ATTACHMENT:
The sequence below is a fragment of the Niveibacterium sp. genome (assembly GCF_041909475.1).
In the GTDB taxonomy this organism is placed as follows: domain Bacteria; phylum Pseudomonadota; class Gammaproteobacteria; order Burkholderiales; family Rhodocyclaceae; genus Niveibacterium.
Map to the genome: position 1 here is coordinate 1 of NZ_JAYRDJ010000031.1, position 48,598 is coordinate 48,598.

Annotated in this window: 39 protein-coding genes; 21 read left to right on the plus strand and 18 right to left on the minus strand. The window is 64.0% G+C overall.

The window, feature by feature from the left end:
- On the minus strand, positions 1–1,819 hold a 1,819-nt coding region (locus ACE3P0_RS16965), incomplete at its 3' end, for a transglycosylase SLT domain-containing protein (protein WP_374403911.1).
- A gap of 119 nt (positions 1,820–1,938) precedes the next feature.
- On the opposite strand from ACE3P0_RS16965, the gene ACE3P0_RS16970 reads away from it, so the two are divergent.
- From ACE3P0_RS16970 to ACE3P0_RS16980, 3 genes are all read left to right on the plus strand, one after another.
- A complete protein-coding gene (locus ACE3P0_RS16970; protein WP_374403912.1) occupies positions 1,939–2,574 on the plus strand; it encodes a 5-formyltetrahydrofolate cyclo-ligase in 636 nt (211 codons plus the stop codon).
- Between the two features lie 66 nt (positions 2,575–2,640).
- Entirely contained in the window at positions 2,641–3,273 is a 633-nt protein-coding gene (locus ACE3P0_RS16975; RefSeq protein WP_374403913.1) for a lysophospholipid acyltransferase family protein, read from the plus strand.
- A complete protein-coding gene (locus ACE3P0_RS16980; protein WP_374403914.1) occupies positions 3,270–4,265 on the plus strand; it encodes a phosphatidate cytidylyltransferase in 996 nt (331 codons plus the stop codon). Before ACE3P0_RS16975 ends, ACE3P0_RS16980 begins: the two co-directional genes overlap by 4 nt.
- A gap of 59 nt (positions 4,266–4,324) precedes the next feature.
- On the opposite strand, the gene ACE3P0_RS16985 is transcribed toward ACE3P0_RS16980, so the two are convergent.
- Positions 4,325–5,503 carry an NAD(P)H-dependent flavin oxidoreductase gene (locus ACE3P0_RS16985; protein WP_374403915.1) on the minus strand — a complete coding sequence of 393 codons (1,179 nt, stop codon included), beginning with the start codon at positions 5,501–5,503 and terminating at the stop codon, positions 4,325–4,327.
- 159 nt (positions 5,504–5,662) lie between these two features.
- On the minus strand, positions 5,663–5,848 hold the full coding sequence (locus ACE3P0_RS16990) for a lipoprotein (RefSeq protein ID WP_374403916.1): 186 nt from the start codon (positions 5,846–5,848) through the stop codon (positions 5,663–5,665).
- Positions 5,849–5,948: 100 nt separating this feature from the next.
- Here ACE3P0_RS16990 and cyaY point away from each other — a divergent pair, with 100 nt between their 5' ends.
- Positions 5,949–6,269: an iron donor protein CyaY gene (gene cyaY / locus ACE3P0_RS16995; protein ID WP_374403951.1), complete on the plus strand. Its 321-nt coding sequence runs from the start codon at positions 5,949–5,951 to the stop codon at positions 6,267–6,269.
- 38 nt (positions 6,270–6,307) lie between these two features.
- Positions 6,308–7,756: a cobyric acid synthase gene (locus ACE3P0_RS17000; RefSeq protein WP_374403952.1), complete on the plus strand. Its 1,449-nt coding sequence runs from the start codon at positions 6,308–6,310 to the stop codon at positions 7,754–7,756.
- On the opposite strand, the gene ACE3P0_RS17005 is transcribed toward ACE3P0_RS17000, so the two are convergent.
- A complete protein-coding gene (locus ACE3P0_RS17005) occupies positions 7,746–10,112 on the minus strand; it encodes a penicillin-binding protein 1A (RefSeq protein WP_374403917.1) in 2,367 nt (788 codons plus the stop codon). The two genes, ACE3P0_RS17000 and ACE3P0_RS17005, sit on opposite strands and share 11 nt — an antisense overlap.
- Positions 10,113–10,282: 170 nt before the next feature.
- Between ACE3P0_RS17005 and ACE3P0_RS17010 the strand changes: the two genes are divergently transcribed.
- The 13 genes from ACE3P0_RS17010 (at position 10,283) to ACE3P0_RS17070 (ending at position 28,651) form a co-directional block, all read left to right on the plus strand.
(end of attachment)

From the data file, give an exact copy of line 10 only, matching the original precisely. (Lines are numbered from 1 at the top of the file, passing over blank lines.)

- A complete protein-coding gene (locus ACE3P0_RS16970; protein WP_374403912.1) occupies positions 1,939–2,574 on the plus strand; it encodes a 5-formyltetrahydrofolate cyclo-ligase in 636 nt (211 codons plus the stop codon).